Additionally, the research purpose should of enough importance to justify the use of the animal in question. Just as humans would be caused distress if the study was carried out on them, psychologists should know that procedures that would cause pain on humans will also cause pain on animals. Besides, the animal chosen for study should be suitable to answer problem posed. In this case, the researcher should consider using non-animal species for the research if they are likely to serve the same purpose. If this is not possible, then they should consider minimizing the number of animals.
In order to verify the validity of research, an appropriate animal care committee should review protocol and ensure that the procedures involved are appropriate and kind. Moreover, it is the responsibility of the psychologist to keep an eye on the research and animal welfare throughout the research to guarantee sustained justification for that research.
The team involved in the research should be familiar with all the guidelines provided. Since behavior is the main concern in the animals, personnel should be conversant with the behavior trends of the animals in their care. This will be necessary in identifying abnormal behavior that could warn of health problems. Research supervisors should also give clear instruction in the procedures, care, maintenance and treatment of the animals. Each individual’s duties should conform to their competency, training and experience (Lafollette).
Acquisition, care and shelter
Animals that are not bred by the researchers should be acquired in compliance with the law, whether they are got from other people or the wild. The animals also deserve human care and healthy conditions in the shelter facilities. Psychologists are encouraged to enrich the environments in which these animals are kept.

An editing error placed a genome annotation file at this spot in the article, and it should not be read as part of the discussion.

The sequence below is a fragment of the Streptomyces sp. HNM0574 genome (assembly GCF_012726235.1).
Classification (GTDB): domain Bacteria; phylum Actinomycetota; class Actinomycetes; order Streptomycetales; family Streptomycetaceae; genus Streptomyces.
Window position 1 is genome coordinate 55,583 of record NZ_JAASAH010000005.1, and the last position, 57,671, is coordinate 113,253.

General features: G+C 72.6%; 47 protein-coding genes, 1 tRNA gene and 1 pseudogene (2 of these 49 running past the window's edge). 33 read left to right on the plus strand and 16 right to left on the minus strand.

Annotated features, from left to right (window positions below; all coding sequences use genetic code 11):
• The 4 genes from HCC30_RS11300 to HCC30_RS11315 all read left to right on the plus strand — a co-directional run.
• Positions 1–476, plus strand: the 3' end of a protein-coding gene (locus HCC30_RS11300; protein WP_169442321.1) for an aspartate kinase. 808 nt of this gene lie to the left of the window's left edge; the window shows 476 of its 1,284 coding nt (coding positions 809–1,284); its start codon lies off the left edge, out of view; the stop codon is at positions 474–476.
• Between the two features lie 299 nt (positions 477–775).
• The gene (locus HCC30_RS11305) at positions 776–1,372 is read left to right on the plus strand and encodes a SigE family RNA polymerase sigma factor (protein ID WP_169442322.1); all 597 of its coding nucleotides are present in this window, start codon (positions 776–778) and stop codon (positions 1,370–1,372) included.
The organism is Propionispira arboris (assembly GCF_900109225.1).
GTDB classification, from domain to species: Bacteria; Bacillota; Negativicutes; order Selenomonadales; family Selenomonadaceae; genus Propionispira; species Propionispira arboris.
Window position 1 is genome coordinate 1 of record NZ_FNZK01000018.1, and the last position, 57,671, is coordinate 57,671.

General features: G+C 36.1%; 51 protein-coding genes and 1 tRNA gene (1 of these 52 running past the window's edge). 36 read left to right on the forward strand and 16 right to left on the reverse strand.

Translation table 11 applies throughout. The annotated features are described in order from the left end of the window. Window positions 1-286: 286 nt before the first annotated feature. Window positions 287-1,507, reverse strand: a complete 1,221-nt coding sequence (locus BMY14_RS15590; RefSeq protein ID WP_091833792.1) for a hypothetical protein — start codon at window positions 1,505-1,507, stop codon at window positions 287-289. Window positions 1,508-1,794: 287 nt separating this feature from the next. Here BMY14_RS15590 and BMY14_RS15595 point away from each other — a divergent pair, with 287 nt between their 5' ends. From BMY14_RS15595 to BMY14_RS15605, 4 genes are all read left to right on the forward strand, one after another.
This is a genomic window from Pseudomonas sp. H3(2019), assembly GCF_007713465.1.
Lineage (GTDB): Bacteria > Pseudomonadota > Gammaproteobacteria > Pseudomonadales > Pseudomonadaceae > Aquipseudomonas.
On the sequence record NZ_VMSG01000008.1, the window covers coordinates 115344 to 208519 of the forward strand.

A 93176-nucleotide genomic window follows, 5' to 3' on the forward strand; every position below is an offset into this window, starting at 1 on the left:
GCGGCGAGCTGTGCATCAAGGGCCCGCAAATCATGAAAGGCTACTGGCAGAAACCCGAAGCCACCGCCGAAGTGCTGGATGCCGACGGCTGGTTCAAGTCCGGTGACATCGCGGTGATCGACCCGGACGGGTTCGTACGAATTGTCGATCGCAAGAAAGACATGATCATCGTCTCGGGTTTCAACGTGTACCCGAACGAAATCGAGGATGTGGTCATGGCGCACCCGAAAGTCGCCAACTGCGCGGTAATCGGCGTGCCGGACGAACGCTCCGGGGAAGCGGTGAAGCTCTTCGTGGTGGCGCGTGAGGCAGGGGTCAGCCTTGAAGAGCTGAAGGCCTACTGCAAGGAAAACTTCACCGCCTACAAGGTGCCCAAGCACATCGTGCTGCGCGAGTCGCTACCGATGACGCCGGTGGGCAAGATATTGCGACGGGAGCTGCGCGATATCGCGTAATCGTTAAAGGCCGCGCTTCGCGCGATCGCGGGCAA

This is where more humane care is demanded. The studies should involve no aversive stimulation or distress to the animals. In case there is need for alternative behavior from the specimen, procedures that involve minimum discomfort should be used even when they are compatible with the research. Researchers are advised to reasonably test pain on themselves. In addition, procedures where animals are taken through anesthesia are acceptable. In case the procedure involved results in harm to the anima, the research should be testified and proof that alternative species could not be used shown (Lafollette, 128).
In making moral decisions regarding use of animals in research, it is important to consider their rationality and justification for research. Animals, like people, should be treated with the respect they deserve. This might not seem a logical assessment of personal responsibility where morality is concerned. However, it is rational as well as functional and morality cannot simply be passed on the basis of logic. Rachels’ theories are entrenched in rationality and take into account concepts of what is good treatment for animals.
Lafollette, Hugh (ed.). Ethics in practice: An anthology, 3rd edition, Wiley-Blackwell, 2006, pp. 768.
Rachels, James & Rachels, Stuart (ed.). The elements of philosophy, 5th edition, McGraw-Hill Publishers, 2006, pp. 240.